The live event ticket business is not the largest or most critical industry to the lives of consumers, but it is where we turn to for one of our most passionate "wants": great entertainment.

While people buy tickets for performers and events they care about, anything that interferes with their ability to be entertained at a fair price risks significant anger and backlash. This industry understandably generates a disproportionately high amount of interest and passion among consumers and media.

As a fan and consumer, I rarely was able to get the seats I wanted in the primary market and was usually forced to find tickets somewhere else. I was frustrated by the lack of transparent options for me to buy or sell tickets directly with other individuals and insulted by having to pay 30% in fees to buy through a middleman. Driven by concerns and displeasure I had experienced as a ticket buyer I joined this industry in the past year through the launch of my secondary ticket marketplace,

When we first launched, we believed these outsized fees from the secondary ticket marketplaces were the biggest threat to consumers. As time progressed and we spent more time talking to insiders, we learned of some very interesting industry business practices, which I would like to share with you. These will provide, I hope, a distinct reason to question, if not oppose, the Ticketmaster-Live Nation merger.

First, some background: In the past, all the many entities relegated to roles in the original sale of tickets (i.e. leagues, teams, bands, managers, promoters, venue operators, etc.) have made do with revenues generated from the face value of the ticket. These prices could only go so high before consumers started to scream. Even after adding in various fees the revenue could only be split so many ways -- a tough pill to swallow, especially in the music industry, where music sales were plummeting.

On the re-sale side of the ticket business, however, revenues have exploded. Traditionally, almost all the ticket inventory across the secondary sites belongs to brokers, often with the same tickets showing up on multiple sites simultaneously. Despite the crucial role brokers play in the industry, and the fact that it was on their backs that the biggest secondary marketplaces succeeded, primary sale participants greedily eyed their profits.

The actual secondary marketplace operators had already carved out their pound of flesh with the 25%-30% in fees added to purchases (and the original motivator for launching LiveStub), and now these "primary" players wanted their piece of the secondary ticket pie. They realized that the real money was to be had in the secondary marketplaces.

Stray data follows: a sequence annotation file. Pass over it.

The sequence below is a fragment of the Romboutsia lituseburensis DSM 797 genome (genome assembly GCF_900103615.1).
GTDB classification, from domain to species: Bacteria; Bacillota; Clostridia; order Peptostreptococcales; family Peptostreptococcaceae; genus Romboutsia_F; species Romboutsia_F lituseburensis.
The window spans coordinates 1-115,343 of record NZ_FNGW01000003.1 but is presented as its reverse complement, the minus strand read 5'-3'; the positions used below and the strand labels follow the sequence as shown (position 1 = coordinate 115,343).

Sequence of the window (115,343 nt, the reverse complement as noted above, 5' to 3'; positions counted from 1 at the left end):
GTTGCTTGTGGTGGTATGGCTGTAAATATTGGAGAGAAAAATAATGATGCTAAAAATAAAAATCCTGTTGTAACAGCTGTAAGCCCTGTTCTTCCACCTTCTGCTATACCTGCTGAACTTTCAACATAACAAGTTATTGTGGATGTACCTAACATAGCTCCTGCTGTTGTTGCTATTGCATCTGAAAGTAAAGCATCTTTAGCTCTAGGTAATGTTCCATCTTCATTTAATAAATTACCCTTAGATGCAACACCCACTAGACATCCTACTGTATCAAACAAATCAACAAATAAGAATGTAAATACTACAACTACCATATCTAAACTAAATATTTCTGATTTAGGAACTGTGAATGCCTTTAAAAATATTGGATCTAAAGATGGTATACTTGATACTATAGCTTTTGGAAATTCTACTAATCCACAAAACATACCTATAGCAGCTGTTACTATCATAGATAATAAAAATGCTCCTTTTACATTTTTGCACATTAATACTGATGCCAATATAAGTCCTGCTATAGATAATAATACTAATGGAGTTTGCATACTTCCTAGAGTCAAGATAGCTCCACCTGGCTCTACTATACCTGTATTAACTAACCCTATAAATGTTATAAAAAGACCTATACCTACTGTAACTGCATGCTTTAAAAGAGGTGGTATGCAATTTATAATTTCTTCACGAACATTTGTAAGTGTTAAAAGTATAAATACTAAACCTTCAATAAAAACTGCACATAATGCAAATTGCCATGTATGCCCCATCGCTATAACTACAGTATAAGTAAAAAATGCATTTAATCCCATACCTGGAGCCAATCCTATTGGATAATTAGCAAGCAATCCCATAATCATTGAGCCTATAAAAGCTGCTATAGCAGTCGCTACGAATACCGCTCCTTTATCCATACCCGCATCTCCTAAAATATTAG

The "dirty little secret" is that for years there have been allegations of entertainers and sports teams placing large amount of premium tickets directly into the secondary market, bypassing the consumers waiting in the primary market, making a complete mockery of the concept of face value and equal access. Obviously, engaging in these practices comes with major public relations and legal risks, as consumers and regulators would be enraged if they found out tickets were being withheld from the public and fed directly into secondary sites at inflated prices.

Theoretically, the only way to make sure this practice wouldn't be discovered is to actually own a secondary market outright or to have an exclusive, high-level relationship with one. Creating a vertically integrated "walled" system where tickets would go directly into a preferred secondary marketplace and stay there was the ideal way to make more money.

Unfortunately, with the potential merger of Live Nation with Ticketmaster, this scenario is no longer hypothetical. Consumer concerns about a single primary seller of live event tickets should be amplified by the possibility of this entity using the anonymous cover provided by the secondary market to play by different rules and engage in duplicitous behavior with consumers. In my opinion, regulators need to ask the following:

-- How do we ensure fair access to inventory in the primary market for all consumers?

-- How do we ensure that consumers can re-sell their tickets where they can get the best price?

-- How do we keep secondary marketplaces transparent so that the market itself dictates the price?

If these questions cannot be answered satisfactorily, then this merger should be denied on anti-competitive grounds. Our passion for entertainment as fans should never be confused as blank check for that entertainment.